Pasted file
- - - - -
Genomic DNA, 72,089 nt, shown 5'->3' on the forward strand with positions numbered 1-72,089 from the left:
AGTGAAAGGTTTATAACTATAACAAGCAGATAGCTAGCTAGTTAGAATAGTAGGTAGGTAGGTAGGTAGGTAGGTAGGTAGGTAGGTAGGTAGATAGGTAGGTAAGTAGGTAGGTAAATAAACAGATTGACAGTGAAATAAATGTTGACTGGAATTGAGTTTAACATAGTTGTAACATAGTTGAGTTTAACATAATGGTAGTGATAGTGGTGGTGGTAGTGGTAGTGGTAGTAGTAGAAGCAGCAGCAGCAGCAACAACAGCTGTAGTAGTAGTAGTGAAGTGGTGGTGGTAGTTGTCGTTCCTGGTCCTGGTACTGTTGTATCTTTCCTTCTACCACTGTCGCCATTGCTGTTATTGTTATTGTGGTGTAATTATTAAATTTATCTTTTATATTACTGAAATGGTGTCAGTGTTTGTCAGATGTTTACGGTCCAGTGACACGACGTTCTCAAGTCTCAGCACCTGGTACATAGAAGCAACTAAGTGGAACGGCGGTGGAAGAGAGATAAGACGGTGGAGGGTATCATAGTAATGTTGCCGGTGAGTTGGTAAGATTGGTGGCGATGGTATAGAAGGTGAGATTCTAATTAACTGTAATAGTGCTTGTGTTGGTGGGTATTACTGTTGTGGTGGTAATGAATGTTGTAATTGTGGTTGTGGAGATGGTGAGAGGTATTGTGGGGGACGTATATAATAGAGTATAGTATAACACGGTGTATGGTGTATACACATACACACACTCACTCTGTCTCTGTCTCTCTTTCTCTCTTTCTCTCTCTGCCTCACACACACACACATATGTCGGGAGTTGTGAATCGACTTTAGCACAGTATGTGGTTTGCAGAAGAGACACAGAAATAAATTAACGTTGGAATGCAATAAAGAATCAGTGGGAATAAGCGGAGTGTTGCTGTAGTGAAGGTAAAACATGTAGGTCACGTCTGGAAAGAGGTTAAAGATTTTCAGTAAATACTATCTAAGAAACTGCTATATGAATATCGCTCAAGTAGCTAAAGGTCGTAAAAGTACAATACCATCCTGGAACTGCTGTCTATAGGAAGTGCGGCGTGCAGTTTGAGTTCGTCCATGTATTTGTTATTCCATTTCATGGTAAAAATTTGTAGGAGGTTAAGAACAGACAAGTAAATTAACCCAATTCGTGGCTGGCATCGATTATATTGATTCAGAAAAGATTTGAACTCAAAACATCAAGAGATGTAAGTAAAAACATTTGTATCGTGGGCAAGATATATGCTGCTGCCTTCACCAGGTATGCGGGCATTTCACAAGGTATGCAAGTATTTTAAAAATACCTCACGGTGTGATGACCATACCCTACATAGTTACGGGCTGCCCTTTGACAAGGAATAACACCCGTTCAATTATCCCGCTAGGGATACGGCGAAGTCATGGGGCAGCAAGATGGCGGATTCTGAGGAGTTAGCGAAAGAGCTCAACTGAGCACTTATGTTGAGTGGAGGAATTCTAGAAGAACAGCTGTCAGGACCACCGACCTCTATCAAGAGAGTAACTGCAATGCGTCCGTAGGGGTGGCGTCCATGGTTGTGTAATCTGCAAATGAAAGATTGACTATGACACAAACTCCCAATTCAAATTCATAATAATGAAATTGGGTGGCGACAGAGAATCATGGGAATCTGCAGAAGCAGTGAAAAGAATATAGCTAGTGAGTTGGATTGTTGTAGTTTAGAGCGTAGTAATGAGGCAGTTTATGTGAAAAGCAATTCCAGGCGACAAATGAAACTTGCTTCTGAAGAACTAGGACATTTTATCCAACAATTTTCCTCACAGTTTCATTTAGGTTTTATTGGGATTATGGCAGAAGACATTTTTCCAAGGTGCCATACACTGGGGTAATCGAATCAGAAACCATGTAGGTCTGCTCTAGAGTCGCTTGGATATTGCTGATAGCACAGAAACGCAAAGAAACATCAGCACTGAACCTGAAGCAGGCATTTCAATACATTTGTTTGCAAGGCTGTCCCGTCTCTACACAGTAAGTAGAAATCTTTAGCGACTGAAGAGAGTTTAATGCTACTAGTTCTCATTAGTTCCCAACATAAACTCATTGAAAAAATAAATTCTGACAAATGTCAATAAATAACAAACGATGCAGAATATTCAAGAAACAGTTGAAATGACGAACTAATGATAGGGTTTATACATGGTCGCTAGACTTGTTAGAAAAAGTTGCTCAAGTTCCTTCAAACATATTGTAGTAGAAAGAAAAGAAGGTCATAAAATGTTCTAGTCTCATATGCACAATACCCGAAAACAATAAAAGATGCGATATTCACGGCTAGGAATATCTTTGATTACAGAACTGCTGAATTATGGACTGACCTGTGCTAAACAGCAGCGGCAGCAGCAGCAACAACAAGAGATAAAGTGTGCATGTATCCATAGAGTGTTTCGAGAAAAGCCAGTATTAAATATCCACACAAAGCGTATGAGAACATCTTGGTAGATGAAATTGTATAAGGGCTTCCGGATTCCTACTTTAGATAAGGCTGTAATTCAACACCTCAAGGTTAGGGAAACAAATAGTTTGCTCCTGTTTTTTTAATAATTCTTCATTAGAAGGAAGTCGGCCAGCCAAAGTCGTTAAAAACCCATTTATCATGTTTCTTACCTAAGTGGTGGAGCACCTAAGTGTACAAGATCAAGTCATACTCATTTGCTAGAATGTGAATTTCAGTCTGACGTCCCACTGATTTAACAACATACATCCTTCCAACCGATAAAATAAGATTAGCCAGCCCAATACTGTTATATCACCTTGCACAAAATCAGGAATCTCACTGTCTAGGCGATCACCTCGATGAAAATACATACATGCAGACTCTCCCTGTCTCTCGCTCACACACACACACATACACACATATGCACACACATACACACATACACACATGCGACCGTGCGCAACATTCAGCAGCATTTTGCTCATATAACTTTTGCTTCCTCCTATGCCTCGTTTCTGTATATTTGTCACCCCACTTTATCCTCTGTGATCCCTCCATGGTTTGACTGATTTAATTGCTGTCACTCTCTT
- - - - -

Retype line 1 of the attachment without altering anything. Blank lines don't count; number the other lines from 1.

Genomic DNA, 72,089 nt, shown 5'->3' on the forward strand with positions numbered 1-72,089 from the left: